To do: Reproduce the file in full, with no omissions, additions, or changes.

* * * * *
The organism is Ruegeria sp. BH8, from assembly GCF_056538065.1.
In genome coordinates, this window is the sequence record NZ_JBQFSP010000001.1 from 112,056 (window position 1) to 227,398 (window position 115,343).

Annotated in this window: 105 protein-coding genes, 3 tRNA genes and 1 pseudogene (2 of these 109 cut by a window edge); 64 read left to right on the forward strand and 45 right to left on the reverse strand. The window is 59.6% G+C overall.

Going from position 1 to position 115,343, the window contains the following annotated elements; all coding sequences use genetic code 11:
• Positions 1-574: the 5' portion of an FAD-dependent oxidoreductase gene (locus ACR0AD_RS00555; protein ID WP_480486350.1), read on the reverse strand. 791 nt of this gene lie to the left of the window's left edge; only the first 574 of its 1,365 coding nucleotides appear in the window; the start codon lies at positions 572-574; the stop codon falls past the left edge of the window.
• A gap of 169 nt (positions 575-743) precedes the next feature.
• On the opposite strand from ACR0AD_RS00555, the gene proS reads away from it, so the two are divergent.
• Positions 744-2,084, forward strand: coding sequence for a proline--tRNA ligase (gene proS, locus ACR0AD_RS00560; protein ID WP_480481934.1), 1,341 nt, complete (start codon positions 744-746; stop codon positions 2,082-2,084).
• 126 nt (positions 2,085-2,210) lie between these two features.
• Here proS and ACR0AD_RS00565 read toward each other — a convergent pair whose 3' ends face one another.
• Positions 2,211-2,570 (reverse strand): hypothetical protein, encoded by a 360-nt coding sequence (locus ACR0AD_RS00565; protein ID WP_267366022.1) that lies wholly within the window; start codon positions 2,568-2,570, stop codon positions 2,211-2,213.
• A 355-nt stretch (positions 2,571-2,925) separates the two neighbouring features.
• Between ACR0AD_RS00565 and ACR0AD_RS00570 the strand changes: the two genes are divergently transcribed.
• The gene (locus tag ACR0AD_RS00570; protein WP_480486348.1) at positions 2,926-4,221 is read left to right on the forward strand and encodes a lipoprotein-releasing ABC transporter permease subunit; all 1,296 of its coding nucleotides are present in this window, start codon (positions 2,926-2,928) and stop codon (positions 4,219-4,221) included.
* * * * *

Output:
The organism is Ruegeria sp. BH8, from assembly GCF_056538065.1.
In genome coordinates, this window is the sequence record NZ_JBQFSP010000001.1 from 112,056 (window position 1) to 227,398 (window position 115,343).

Annotated in this window: 105 protein-coding genes, 3 tRNA genes and 1 pseudogene (2 of these 109 cut by a window edge); 64 read left to right on the forward strand and 45 right to left on the reverse strand. The window is 59.6% G+C overall.

Going from position 1 to position 115,343, the window contains the following annotated elements; all coding sequences use genetic code 11:
• Positions 1-574: the 5' portion of an FAD-dependent oxidoreductase gene (locus ACR0AD_RS00555; protein ID WP_480486350.1), read on the reverse strand. 791 nt of this gene lie to the left of the window's left edge; only the first 574 of its 1,365 coding nucleotides appear in the window; the start codon lies at positions 572-574; the stop codon falls past the left edge of the window.
• A gap of 169 nt (positions 575-743) precedes the next feature.
• On the opposite strand from ACR0AD_RS00555, the gene proS reads away from it, so the two are divergent.
• Positions 744-2,084, forward strand: coding sequence for a proline--tRNA ligase (gene proS, locus ACR0AD_RS00560; protein ID WP_480481934.1), 1,341 nt, complete (start codon positions 744-746; stop codon positions 2,082-2,084).
• 126 nt (positions 2,085-2,210) lie between these two features.
• Here proS and ACR0AD_RS00565 read toward each other — a convergent pair whose 3' ends face one another.
• Positions 2,211-2,570 (reverse strand): hypothetical protein, encoded by a 360-nt coding sequence (locus ACR0AD_RS00565; protein ID WP_267366022.1) that lies wholly within the window; start codon positions 2,568-2,570, stop codon positions 2,211-2,213.
• A 355-nt stretch (positions 2,571-2,925) separates the two neighbouring features.
• Between ACR0AD_RS00565 and ACR0AD_RS00570 the strand changes: the two genes are divergently transcribed.
• The gene (locus tag ACR0AD_RS00570; protein WP_480486348.1) at positions 2,926-4,221 is read left to right on the forward strand and encodes a lipoprotein-releasing ABC transporter permease subunit; all 1,296 of its coding nucleotides are present in this window, start codon (positions 2,926-2,928) and stop codon (positions 4,219-4,221) included.